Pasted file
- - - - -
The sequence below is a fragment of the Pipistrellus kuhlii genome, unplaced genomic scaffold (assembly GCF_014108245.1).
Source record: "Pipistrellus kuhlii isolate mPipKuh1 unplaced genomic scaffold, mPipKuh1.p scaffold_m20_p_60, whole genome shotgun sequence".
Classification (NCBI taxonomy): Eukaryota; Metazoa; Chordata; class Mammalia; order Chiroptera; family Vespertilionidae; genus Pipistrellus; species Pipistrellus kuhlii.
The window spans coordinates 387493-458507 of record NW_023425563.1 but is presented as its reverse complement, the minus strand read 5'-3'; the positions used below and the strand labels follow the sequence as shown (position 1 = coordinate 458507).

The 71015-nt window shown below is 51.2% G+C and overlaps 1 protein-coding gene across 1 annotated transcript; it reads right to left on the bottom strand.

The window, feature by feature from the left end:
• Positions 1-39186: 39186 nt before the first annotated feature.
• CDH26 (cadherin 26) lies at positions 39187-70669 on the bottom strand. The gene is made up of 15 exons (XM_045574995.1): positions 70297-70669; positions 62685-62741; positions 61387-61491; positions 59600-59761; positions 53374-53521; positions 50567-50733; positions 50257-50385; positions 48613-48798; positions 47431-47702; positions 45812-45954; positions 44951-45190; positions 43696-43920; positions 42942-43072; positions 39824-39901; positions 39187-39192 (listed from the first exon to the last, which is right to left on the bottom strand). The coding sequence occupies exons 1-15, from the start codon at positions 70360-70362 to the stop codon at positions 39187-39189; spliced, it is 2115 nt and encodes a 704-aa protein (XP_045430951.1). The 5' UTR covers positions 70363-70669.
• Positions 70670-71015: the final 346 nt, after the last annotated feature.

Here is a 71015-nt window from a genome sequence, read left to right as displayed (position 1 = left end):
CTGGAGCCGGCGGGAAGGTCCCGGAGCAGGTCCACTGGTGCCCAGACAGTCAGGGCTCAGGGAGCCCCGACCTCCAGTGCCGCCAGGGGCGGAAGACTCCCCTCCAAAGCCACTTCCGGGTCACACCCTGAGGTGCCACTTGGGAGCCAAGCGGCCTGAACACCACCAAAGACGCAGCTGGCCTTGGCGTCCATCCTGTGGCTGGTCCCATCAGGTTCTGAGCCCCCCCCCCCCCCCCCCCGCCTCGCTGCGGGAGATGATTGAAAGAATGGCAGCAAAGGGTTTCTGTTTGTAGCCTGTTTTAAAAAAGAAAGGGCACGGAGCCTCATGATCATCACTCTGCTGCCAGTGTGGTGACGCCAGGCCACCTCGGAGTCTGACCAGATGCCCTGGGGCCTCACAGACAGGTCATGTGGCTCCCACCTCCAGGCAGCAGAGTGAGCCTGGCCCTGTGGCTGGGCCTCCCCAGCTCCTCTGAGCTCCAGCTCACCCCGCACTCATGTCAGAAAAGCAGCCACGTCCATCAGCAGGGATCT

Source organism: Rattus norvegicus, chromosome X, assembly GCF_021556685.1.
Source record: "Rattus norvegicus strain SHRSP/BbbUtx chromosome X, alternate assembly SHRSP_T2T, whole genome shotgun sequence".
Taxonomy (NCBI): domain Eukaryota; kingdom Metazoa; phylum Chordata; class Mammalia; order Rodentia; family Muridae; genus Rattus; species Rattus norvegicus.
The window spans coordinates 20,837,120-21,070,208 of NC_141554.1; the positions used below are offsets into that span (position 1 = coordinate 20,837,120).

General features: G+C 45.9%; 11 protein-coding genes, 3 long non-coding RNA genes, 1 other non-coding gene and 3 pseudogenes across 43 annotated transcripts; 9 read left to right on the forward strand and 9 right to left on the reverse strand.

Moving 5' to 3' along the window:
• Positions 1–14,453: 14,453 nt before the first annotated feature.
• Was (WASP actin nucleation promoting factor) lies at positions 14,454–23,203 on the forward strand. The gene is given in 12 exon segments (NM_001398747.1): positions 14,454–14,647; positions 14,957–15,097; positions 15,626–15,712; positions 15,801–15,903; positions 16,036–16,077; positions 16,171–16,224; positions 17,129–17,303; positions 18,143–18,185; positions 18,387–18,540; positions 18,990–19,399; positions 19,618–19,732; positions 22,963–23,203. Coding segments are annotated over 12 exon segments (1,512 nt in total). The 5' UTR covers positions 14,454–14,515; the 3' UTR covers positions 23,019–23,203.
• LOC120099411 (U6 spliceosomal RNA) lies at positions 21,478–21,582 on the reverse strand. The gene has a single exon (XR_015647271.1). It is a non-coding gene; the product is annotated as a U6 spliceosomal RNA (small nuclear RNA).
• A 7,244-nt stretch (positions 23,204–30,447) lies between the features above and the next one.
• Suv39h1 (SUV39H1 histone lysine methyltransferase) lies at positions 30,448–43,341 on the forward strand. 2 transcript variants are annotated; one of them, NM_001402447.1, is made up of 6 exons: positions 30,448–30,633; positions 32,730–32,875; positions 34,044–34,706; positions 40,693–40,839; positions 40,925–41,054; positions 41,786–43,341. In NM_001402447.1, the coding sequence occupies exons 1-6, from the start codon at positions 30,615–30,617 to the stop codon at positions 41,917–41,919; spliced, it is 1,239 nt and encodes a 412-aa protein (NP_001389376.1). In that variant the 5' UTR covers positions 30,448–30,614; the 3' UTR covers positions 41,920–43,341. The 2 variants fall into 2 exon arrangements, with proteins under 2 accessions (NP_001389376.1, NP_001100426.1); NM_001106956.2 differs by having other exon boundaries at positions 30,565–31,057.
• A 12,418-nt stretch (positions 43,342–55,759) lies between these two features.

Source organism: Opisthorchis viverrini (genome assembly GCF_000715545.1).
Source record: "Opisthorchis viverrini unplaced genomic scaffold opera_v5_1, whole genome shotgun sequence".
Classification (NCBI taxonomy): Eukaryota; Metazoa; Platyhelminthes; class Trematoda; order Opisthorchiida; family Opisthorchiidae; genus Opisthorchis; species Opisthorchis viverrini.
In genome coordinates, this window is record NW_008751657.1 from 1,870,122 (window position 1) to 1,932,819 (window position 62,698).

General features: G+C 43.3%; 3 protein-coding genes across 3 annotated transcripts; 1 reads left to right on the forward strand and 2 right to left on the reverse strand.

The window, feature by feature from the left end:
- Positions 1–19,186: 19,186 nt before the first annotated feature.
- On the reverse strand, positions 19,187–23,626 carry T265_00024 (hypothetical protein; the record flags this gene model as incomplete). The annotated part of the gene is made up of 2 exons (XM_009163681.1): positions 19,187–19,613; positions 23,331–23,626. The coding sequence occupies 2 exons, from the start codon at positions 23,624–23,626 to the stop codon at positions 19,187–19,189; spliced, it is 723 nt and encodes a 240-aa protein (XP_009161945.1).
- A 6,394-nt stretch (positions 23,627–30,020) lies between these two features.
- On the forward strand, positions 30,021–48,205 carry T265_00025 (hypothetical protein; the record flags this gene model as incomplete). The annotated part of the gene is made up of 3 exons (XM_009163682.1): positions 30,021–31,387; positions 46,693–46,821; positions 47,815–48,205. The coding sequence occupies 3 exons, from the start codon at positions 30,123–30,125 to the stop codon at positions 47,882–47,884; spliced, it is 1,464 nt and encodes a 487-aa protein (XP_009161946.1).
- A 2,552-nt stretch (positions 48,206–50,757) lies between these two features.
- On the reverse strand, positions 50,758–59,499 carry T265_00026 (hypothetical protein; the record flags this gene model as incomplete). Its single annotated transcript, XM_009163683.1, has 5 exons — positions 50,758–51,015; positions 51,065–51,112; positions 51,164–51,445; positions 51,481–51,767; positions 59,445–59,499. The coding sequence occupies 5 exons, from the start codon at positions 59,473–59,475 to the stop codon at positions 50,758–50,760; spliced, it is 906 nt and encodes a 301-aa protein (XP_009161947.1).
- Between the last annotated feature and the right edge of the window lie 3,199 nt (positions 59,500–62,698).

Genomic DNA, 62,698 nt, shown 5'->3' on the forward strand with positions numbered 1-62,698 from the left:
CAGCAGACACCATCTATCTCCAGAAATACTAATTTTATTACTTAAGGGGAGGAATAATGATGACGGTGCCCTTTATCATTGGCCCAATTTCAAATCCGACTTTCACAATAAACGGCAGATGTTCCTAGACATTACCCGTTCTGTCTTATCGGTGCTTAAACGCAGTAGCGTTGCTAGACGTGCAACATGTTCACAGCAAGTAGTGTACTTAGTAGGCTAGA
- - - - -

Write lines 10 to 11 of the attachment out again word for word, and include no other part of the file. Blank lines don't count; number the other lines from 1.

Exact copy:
Here is a 71015-nt window from a genome sequence, read left to right as displayed (position 1 = left end):
CTGGAGCCGGCGGGAAGGTCCCGGAGCAGGTCCACTGGTGCCCAGACAGTCAGGGCTCAGGGAGCCCCGACCTCCAGTGCCGCCAGGGGCGGAAGACTCCCCTCCAAAGCCACTTCCGGGTCACACCCTGAGGTGCCACTTGGGAGCCAAGCGGCCTGAACACCACCAAAGACGCAGCTGGCCTTGGCGTCCATCCTGTGGCTGGTCCCATCAGGTTCTGAGCCCCCCCCCCCCCCCCCCCGCCTCGCTGCGGGAGATGATTGAAAGAATGGCAGCAAAGGGTTTCTGTTTGTAGCCTGTTTTAAAAAAGAAAGGGCACGGAGCCTCATGATCATCACTCTGCTGCCAGTGTGGTGACGCCAGGCCACCTCGGAGTCTGACCAGATGCCCTGGGGCCTCACAGACAGGTCATGTGGCTCCCACCTCCAGGCAGCAGAGTGAGCCTGGCCCTGTGGCTGGGCCTCCCCAGCTCCTCTGAGCTCCAGCTCACCCCGCACTCATGTCAGAAAAGCAGCCACGTCCATCAGCAGGGATCT